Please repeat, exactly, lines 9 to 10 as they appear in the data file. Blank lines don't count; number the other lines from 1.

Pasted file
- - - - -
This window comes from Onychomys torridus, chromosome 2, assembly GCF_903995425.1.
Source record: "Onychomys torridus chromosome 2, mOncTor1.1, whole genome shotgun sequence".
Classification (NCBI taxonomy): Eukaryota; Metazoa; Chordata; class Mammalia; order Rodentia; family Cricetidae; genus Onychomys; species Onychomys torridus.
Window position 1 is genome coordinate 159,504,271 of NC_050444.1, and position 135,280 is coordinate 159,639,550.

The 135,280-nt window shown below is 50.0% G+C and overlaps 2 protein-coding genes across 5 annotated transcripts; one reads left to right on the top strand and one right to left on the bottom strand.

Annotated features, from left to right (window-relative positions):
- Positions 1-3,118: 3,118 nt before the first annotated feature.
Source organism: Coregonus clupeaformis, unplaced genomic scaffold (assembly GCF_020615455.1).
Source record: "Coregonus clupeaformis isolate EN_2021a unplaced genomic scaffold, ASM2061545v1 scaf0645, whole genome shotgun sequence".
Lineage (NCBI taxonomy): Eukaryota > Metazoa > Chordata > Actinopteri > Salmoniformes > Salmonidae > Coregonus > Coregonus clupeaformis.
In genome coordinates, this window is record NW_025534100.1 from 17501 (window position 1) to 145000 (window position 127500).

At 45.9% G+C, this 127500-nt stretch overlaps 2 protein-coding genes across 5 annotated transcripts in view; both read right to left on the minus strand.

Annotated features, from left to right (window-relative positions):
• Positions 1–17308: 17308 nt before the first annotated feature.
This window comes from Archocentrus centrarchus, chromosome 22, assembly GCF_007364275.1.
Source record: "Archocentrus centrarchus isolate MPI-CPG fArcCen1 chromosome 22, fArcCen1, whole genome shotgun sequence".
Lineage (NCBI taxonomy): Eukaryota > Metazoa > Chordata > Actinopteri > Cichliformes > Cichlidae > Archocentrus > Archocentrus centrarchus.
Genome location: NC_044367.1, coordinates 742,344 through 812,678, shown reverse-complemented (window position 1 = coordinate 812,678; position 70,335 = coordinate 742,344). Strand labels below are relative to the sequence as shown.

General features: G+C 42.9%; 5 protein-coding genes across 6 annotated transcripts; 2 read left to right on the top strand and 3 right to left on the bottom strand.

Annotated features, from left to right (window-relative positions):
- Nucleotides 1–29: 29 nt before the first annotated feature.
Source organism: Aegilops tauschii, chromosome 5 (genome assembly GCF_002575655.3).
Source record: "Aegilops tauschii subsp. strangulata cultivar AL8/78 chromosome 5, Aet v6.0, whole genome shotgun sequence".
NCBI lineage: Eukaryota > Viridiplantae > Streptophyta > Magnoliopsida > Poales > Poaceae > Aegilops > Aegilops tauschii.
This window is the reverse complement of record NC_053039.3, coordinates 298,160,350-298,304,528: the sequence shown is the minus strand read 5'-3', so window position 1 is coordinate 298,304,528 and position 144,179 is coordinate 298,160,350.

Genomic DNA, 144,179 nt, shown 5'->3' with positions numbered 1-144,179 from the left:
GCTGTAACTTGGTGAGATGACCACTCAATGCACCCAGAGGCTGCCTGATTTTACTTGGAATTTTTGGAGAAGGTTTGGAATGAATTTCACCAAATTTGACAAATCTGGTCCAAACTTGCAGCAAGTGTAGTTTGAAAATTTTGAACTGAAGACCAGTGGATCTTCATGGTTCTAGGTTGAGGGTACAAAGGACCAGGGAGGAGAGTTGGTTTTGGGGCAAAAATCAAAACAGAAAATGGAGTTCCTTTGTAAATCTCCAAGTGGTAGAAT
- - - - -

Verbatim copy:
Source record: "Coregonus clupeaformis isolate EN_2021a unplaced genomic scaffold, ASM2061545v1 scaf0645, whole genome shotgun sequence".
Lineage (NCBI taxonomy): Eukaryota > Metazoa > Chordata > Actinopteri > Salmoniformes > Salmonidae > Coregonus > Coregonus clupeaformis.